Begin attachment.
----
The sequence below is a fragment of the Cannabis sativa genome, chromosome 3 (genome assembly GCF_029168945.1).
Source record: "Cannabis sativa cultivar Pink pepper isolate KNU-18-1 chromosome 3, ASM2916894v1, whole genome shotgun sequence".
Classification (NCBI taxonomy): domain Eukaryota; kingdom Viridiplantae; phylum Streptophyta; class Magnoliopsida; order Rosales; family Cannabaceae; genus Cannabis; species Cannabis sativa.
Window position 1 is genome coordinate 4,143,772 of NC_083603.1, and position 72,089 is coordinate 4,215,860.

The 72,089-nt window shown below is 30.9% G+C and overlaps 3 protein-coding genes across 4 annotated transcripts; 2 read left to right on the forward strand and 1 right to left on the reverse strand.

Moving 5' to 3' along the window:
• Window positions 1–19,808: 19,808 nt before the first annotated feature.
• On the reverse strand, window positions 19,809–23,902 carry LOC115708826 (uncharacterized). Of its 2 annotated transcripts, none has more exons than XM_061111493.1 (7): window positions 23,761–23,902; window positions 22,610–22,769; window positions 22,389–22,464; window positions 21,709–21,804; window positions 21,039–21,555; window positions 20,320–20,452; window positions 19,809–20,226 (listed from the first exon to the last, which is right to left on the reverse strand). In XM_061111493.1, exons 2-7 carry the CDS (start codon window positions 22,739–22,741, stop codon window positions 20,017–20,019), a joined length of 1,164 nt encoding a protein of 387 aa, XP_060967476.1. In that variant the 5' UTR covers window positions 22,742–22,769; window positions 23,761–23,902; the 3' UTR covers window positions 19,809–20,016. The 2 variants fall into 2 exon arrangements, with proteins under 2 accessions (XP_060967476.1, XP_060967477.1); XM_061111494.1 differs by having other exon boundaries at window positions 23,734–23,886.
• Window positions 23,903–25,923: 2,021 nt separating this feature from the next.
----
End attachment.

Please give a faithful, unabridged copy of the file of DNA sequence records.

The sequence below is a fragment of the Cannabis sativa genome, chromosome 3 (genome assembly GCF_029168945.1).
Source record: "Cannabis sativa cultivar Pink pepper isolate KNU-18-1 chromosome 3, ASM2916894v1, whole genome shotgun sequence".
Classification (NCBI taxonomy): domain Eukaryota; kingdom Viridiplantae; phylum Streptophyta; class Magnoliopsida; order Rosales; family Cannabaceae; genus Cannabis; species Cannabis sativa.
Window position 1 is genome coordinate 4,143,772 of NC_083603.1, and position 72,089 is coordinate 4,215,860.

The 72,089-nt window shown below is 30.9% G+C and overlaps 3 protein-coding genes across 4 annotated transcripts; 2 read left to right on the forward strand and 1 right to left on the reverse strand.

Moving 5' to 3' along the window:
• Window positions 1–19,808: 19,808 nt before the first annotated feature.
• On the reverse strand, window positions 19,809–23,902 carry LOC115708826 (uncharacterized). Of its 2 annotated transcripts, none has more exons than XM_061111493.1 (7): window positions 23,761–23,902; window positions 22,610–22,769; window positions 22,389–22,464; window positions 21,709–21,804; window positions 21,039–21,555; window positions 20,320–20,452; window positions 19,809–20,226 (listed from the first exon to the last, which is right to left on the reverse strand). In XM_061111493.1, exons 2-7 carry the CDS (start codon window positions 22,739–22,741, stop codon window positions 20,017–20,019), a joined length of 1,164 nt encoding a protein of 387 aa, XP_060967476.1. In that variant the 5' UTR covers window positions 22,742–22,769; window positions 23,761–23,902; the 3' UTR covers window positions 19,809–20,016. The 2 variants fall into 2 exon arrangements, with proteins under 2 accessions (XP_060967476.1, XP_060967477.1); XM_061111494.1 differs by having other exon boundaries at window positions 23,734–23,886.
• Window positions 23,903–25,923: 2,021 nt separating this feature from the next.